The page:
BREAKING: Greg Abbott vows to pardon Sgt. Daniel Perry after murder conviction in death of BLM rioter

"I am working as swiftly as Texas law allows regarding the pardon of Sgt. Perry."

Joshua Young North Carolina

On Saturday, Texas Governor Greg Abbott said he was working to pardon Daniel Perry, the  former Army sergeant found guilty of murder on Friday for the shooting of Garrett Foster during a 2020 Black Lives Matter protest.

"I am working as swiftly as Texas law allows regarding the pardon of Sgt. Perry," Abbott said and clarified in a statement that in Texas he is limited to only grant a pardon after receiving a recommendation from the Texas Board of Pardons and Paroles. Abbott said he had requested that the Board "expedite its review" and pass on their recommendation.

Perry was driving Uber at the time and encountered an armed BLM group that had taken over the streets of Austin, Texas during a riot on July 25, 2020. 

Perry was found guilty of one count of murder and not guilty of one count of aggravated assault with a deadly weapon. 

Austin Police Department’s description of the incident stated that a car turned onto Congress Avenue near 4th Street at 9:51 pm and then protestors who were marching in the area surrounded the car.

Foster was part of the group and armed with a rifle and Perry’s defense team said during opening statements on March 28 that Perry had to defend himself when he was swarmed by the group.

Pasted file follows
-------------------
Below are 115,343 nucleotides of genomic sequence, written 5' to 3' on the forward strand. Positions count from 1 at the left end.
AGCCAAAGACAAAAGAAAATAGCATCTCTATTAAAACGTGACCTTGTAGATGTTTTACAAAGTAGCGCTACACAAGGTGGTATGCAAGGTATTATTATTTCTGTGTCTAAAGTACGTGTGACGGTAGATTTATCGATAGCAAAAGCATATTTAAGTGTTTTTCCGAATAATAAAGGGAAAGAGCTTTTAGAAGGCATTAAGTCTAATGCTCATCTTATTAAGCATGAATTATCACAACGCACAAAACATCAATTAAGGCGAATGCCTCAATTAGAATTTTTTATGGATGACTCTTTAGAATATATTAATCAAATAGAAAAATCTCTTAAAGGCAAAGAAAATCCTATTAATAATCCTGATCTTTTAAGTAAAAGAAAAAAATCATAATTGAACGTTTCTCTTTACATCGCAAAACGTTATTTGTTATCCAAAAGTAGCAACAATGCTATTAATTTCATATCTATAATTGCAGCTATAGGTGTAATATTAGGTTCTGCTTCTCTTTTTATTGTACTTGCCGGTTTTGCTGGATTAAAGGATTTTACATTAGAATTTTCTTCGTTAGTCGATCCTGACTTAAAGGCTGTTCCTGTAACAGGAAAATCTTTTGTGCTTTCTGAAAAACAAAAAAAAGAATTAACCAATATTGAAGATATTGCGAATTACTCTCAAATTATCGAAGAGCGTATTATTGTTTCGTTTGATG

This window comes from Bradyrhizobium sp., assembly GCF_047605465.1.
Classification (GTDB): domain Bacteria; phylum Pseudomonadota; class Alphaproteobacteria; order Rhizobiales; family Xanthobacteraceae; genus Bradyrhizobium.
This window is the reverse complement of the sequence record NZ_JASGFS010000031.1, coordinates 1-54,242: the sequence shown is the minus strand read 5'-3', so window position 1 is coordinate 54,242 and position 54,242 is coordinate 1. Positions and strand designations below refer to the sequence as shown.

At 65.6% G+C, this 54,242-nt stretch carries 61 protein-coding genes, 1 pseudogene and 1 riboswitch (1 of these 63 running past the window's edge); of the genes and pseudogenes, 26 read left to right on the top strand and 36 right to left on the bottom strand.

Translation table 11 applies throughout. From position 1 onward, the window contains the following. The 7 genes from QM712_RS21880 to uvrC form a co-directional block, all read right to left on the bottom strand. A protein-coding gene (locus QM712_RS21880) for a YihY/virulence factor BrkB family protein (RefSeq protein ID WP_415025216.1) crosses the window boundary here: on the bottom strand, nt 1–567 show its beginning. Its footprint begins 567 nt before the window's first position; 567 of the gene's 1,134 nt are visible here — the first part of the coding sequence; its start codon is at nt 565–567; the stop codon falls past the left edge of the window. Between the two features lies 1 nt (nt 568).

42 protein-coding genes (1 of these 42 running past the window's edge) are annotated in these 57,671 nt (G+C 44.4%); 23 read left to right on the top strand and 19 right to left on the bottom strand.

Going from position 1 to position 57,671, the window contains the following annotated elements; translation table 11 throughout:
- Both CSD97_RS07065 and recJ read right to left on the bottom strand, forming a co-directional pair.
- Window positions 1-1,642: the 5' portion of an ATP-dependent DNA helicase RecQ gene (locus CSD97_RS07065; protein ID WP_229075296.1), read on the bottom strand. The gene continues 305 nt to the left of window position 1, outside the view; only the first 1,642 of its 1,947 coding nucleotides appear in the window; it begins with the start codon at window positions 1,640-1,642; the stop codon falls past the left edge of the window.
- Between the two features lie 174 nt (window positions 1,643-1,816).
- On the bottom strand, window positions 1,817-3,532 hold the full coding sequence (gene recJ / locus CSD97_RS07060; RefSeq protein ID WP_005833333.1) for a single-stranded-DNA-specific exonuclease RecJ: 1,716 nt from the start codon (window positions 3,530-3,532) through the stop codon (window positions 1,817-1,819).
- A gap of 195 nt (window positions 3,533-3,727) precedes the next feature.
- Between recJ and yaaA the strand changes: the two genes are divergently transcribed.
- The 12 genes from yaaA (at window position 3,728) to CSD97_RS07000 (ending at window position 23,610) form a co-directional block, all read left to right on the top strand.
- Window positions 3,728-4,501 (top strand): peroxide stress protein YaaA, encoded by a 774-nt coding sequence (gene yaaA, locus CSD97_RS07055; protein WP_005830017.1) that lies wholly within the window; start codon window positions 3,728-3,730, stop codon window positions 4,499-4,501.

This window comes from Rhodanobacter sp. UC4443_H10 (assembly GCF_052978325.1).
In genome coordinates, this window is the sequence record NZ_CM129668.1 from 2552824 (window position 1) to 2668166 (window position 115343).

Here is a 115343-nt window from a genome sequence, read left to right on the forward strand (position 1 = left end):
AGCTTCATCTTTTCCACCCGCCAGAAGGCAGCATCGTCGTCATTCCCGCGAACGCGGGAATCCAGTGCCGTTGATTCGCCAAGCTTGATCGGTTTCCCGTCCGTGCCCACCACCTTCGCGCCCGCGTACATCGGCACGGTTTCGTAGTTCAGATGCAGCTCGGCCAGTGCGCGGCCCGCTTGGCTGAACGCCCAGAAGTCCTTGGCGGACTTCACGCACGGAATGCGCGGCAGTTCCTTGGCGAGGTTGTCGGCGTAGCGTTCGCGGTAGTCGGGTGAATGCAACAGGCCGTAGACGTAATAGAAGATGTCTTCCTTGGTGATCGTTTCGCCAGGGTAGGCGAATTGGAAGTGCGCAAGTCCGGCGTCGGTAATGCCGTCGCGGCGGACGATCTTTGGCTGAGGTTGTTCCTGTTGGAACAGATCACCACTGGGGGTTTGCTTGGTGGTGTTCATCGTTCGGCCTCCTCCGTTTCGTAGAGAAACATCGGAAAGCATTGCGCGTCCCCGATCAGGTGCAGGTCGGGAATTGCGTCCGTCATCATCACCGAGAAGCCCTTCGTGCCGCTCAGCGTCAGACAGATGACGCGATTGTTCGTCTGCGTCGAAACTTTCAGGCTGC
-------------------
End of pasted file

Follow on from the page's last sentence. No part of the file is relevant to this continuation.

"I made a wrong turn, a guy pointed a freakin weapon at me and I panicked. I don’t know what to do. I’m just an Uber driver. I made a wrong turn; I’ve never had to shoot someone before. They started shooting back at me, and I got out of the area," Perry told a 911 operator that night.

Former Austin Police Chief Brian Manley said that the driver, who was later identified as Perry, fired five shots from inside of his vehicle, hitting Foster. Foster did not fire a shot. Another member of the group fired three shots at the vehicle, but did not hit anyone.

Both Perry and the other shooter were detained following the incident.

The defense said that Perry did everything he could to avoid the protestors as he dropped off one of his riders downtown, and that he was fully cooperative with police, giving over his phone and providing social media passwords immediately without a warrant.

State prosecutors said that Foster was a frequent BLM protester and had been out protesting nearly every day that summer, which saw riots spread across the country.

The state argued that Perry had sped into the crowd of protestors, but an expert witness for the defense called the allegation into question, using data and science to track the speed of the car which he said was slowing down when he approached the crowd.

This story is breaking and will be updated.

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